What's new in Nx - March/2021

Three weeks ago we have made Nx publicly available and since then we have already grown to 25 contributors!

In this article I will describe the new features we have added during this period and what is next for us.

Ahead-of-time (AOT) compilation

Nx finally supports AOT compilation. Nx has a pluggable compiler architecture and one of our compilers is the EXLA compiler, which provides bindings to Google’s XLA. While the XLA compiler emits efficient code which can run on the CPU or the GPU, the compiler itself takes a long time and has some pitfalls, which can bring complications around deployment.

The simplest way to perform ahead-of-time compilation is by calling Nx.Defn.aot/4. For instance, we changed our MNIST neural network from scratch example to AOT-compile the neural network with its parameters:

# Define the arguments to AOT-compiled neural network
args = [Nx.template({30, 784}, {:f, 32})]

# Now define a MNIST.Trained module with the trained params embedded
  [{:predict, &MNIST.predict(trained_params, &1), args}]

# Run the AOT-compiled neural network by giving it a batch of images
IO.inspect MNIST.Trained.predict(hd(train_images))

However, the full power of AOT comes with the Nx.Defn.export_aot/5 function (also exposed as EXLA.export_aot/4), which allows us to export the AOT definition to a directory. Once exported, we can fully import the AOT definition in a separate environment, which doesn’t require EXLA (nor XLA) to be installed! It would go like this:

  1. Add {:exla, only: :export_aot} as a dependency

  2. Define a script that would train a neural network at script/train_and_export.exs

  3. Train and export the AOT definition with mix run script/train_and_export.exs

  4. Now, inside lib/trained.ex, you can import it:

    if File.exists?("priv/Trained.nx.aot") do
      defmodule Trained do
        Nx.Defn.import_aot("priv", __MODULE__)
      IO.warn "Skipping Trained because aot definition was not found"

I believe this can be particularly useful to embedded devices and the Nerves community, as you should be able to cross-compile a neural network which then gets deployed to the device. The ahead-of-time compilation happens in two steps:

  1. First we compile the numerical definition to a shared object file with headers. This step already supports cross-compilation via the :target_triple option

  2. We then compile the shared object, the Tensorflow headers, and the Erlang VM NIF headers to a NIF, using Tensorflow’s build tool called Bazel

The second step does not come with cross compilation out of the box, as it requires customization of each toolchain within Bazel. Luckily the export_aot function allows developers to specify Bazel flags and environment for this purpose.

Bindings for PyTorch

There are two pluggable mechanisms in Nx: backends and compilers. Backends are eager: once you call Nx.add/2 with two tensors, the operation will be immediately dispatched to the tensor. Compilers, on the other hand, are lazy and work on numerical definitions, which receive the whole tensor expression with all operations and compile them to highly specialized code.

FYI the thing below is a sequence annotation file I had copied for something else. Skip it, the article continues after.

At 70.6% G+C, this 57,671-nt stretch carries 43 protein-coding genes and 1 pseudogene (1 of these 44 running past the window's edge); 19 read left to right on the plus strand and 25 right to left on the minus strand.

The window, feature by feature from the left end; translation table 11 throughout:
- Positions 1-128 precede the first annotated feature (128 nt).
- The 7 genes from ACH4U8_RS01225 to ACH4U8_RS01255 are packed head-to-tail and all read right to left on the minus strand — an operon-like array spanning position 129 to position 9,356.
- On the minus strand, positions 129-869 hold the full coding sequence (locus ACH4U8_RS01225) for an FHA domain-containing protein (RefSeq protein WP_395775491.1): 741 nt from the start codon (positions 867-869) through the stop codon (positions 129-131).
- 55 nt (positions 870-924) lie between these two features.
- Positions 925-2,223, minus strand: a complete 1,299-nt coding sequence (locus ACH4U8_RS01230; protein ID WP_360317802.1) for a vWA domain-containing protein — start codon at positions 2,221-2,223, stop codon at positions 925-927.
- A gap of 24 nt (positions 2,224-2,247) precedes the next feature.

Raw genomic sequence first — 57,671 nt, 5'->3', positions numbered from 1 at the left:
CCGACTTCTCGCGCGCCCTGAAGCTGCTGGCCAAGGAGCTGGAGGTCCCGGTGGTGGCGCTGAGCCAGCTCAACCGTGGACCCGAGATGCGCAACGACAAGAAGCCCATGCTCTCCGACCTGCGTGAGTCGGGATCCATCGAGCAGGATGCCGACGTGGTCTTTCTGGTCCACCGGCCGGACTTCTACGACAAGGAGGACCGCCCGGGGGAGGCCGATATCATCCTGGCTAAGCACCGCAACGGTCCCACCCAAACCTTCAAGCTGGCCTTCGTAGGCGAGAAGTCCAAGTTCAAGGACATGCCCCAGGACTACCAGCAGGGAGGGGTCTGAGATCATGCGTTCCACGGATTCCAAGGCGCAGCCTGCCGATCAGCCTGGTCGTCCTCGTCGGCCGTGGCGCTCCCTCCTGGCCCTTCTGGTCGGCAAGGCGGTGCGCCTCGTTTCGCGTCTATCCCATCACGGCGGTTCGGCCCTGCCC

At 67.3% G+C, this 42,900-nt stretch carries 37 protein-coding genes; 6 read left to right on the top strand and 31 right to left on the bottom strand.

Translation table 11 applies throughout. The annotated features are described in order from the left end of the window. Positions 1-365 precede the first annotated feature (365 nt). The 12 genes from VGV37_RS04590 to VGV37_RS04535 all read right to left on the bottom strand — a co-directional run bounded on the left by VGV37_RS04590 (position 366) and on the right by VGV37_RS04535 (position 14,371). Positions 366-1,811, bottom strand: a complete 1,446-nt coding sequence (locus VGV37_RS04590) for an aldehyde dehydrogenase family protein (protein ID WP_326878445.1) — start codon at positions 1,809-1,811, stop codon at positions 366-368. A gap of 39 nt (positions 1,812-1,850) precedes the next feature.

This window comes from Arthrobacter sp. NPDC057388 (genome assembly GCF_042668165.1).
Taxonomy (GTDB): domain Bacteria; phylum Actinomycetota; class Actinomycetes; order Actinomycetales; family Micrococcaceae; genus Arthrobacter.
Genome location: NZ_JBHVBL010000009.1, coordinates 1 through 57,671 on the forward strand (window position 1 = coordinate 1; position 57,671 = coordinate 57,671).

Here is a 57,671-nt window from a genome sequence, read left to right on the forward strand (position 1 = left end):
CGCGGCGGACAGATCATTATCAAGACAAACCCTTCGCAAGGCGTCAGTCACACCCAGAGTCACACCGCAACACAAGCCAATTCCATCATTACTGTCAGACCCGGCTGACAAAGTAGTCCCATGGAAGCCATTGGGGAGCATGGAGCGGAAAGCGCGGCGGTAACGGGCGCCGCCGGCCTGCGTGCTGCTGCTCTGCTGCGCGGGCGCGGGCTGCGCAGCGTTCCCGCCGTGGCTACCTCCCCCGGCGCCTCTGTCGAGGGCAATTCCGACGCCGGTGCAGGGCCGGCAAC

When we first announced Nx, we shipped with a backend implemented in pure Elixir and with the EXLA compiler. So there was a gap: while EXLA gave us an extremely efficient lazy mode, our default backend is too slow for practical use cases.

Thanks to the amazing work led by Stas Versilov, from Matrex fame, we now have early bindings for PyTorch. Or to be more precise, to LibTorch. The name of our LibTorch bindings is Torchx and it comes with a Nx backend.

We have also added Nx.default_backend/2 to make it easier to swap the default backend, making sure all of your operations are handled by the Torchx backend. It is still early on and we still have to implement many operations, but you can already check the examples directory inside Torchx to see it in action (including another MNIST neural network from scratch, but this time with Torchx).

Linear algebra decompositions and autograd

Thanks to the excellent contributions from Paulo Valente, we now support a handful of decompositions, such as QR, LU, SVD, as well as L0, L1, and L2 norms.

Thanks to contributors, we also have considerably shrunk our list of pending gradients, with a handful more to go.

The Machine Learning Working Group

A related topic to Nx is that we now have a Machine Learning Working Group in the Erlang Ecosystem Foundation, which Sean Moriarity and I are now chairs. Nx is one of the projects discussed within the Working Group and we hope more projects and active members from other BEAM languages will join us in our efforts!

What’s new for the next what’s new in Nx

With AOT out of the way, Sean and I have turned our focus to distributed numerical definitions, which will enable, among other things, distributed training. It is important to highlight this is orthogonal to the Erlang Distribution, as the goal is to directly transfer information between CPU/GPU/TPU devices. For this purpose, Sean is exploring TPU support while I am working on streaming, which will allow us to stream data to multiple devices at once.

We would love if you join us in our efforts and help us push Nx forward!